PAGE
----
This week I made my first trek down to Virginia to engage with the Center for Open Science IRL! After just about a year of emails, hangouts, and calls, I was excited to see the space in which I think some really innovative tech is being developed for the open X community. The second week of July was designated as SHARE week: Monday and Tuesday was the SHARE hackathon, Wednesday and half of Thursday was the SHARE community meeting, and the last half of Thursday and Friday was the SHARE Curation Associates kick off orientation.
I arrived at the 2-day hackathon a day late (oops...) so Tuesday was a bit of a catch-up session for me. I decided to work on the ember-share project, basically a new front-end for the SHARE API. I spent the majority of the day trying to instantiate a local SHARE API server, to no avail. All the dev is done on MAC OSX, which made me think that it'd be a breeze to get a server up and running on my Ubuntu 14.04 machine (I've since upgraded to 16.04 and I kinda love it...), however I spent around 9 hours trying to get this thing to run 100% successfully on my machine. I made it as far as using elastic search, thanks to the amazing developers at the Center for Open Science. The productive output that came out from this was: 1) buffing up their doucmentation, 2) a bug fix (Rémi says I'm really good at finding bugs...), and 3) making those connections with the COS folks. I left feeling a bit frustrated (but you'll see why that's good later on in the post!) but mostly motivated to get this f*^#ing thing running, no matter what. I left feeling like I contributed to the community, even though I literally just couldn't install something. It was kind of really awesome.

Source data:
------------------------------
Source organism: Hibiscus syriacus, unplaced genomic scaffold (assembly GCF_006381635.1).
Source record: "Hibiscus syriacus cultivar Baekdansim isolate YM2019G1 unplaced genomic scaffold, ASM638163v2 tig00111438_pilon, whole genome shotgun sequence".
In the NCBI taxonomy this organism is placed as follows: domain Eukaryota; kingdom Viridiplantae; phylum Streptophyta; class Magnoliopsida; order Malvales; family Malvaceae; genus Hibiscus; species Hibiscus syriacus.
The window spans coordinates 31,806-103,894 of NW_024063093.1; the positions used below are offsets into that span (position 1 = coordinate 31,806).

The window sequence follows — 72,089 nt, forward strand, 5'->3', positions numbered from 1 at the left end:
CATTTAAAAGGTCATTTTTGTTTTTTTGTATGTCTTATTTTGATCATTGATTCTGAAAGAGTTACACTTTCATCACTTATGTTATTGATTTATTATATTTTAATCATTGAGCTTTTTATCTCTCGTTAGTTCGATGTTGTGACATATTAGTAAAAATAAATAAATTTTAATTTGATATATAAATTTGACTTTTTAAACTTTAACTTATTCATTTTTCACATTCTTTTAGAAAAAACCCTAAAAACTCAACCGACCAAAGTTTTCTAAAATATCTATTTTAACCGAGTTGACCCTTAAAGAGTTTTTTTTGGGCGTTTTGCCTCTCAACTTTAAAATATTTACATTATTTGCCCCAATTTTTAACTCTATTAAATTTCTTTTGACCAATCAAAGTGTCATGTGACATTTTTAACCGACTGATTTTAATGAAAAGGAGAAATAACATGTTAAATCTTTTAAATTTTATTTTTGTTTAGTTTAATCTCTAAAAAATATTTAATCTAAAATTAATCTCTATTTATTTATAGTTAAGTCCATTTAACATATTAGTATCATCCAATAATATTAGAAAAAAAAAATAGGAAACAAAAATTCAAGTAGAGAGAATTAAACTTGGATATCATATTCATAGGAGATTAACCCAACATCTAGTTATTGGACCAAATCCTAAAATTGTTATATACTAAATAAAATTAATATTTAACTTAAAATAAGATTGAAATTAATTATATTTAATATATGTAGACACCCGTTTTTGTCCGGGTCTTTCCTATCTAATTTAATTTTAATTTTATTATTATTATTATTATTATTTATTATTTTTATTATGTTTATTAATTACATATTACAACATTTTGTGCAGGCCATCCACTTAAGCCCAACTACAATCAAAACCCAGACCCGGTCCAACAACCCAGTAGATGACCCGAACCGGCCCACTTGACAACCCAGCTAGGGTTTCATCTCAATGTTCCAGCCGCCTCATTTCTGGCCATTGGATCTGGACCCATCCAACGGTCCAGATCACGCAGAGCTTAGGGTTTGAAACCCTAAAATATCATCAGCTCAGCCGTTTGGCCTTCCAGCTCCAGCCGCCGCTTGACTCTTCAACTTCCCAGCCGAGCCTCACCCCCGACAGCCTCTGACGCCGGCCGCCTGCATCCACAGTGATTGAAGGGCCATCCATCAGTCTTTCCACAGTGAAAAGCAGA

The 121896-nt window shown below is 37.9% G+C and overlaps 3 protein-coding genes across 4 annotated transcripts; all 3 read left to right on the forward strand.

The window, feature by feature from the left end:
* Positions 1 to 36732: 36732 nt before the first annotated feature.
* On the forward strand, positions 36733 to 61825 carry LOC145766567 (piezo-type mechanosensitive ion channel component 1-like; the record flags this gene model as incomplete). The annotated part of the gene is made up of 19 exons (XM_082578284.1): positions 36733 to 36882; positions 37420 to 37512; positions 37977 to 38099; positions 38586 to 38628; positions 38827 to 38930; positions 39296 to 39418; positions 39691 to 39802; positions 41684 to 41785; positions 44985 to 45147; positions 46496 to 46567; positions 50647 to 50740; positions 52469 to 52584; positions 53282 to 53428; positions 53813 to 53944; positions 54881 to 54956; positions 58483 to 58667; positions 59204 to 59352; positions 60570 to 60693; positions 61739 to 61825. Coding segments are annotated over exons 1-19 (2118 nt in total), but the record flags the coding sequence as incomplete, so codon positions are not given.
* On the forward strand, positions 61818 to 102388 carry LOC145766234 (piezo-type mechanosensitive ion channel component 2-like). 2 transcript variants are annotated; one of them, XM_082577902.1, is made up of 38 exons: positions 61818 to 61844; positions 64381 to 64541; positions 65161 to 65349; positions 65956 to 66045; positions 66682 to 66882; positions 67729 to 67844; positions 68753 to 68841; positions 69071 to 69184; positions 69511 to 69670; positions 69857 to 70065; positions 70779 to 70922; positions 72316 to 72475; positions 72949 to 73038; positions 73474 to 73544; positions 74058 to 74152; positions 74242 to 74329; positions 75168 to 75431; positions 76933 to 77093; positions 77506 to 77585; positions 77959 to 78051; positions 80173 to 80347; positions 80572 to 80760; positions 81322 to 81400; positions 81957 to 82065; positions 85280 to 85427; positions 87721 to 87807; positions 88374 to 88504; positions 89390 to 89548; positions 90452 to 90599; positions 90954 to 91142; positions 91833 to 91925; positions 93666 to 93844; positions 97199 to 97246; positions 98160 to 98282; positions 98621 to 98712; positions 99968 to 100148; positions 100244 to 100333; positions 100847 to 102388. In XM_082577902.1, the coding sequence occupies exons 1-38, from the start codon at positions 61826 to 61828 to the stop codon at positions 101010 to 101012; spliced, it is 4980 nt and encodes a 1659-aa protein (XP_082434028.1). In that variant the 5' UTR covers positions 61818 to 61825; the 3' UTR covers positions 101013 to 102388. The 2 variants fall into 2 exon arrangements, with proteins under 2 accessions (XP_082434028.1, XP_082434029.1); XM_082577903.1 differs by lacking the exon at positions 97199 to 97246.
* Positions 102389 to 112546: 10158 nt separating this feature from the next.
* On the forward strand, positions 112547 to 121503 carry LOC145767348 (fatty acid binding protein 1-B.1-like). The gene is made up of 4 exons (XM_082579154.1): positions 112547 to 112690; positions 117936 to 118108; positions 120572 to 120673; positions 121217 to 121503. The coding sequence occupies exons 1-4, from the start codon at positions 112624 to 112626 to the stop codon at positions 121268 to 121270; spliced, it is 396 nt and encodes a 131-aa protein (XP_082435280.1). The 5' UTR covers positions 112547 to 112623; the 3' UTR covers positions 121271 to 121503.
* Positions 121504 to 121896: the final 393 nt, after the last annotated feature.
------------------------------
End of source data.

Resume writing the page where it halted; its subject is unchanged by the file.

The community meeting ran for Wednesday and half of Thursday of SHARE week. The purpose is basically to see how people are interacting with SHARE at their institutions. From their website: "The meeting will focus on metadata transformation through expert curation; collaborative open source technologies, initiatives, and infrastructure projects related to SHARE; and SHARE communication and outreach. There will be a mixture of lightning talks, brainstorming, and hands-on workshops."
The most useful talk of the 1.5 days of lightning talks was actually not technology based at all. "Service-Learning Pedagogy at Your Institution — How to Incorporate Interns into This Work, Use SHARE in Your Digital Scholarship Training Workshops, etc." from COS co-founder and CTO Jeff Spies.
In this talk, Jeff gave an overview of the COS's internship model, called "service learning." This model is based on balancing instruction with pragmatic, real-life opportunities to serve YOUR community. It all has to do with taking short- and long-term motivation into account -- if you are serving your community, doing impactful work, bolstering your CV, etc., you feel more passionate. Simple concept, put into practice through actual projects. If you as the mentor can't make the point that what your interns/employees are doing is absolutely important, then something is catastrophically wrong.
The key is to show excitement when someone tells me what they're working on. Jeff's strategy is to walk around and ask people randomly: "Tell me what you are working on." He doesn't accept one word answers, such as "good." He wants interns to pitch what they are doing to him, as an opportunity for them to show enthusiasm, frustration, whatever they are feeling -- his approach is that interns are not wasting time EVEN IF it's just a tiny bug fix. It's critical work, and they should feel that.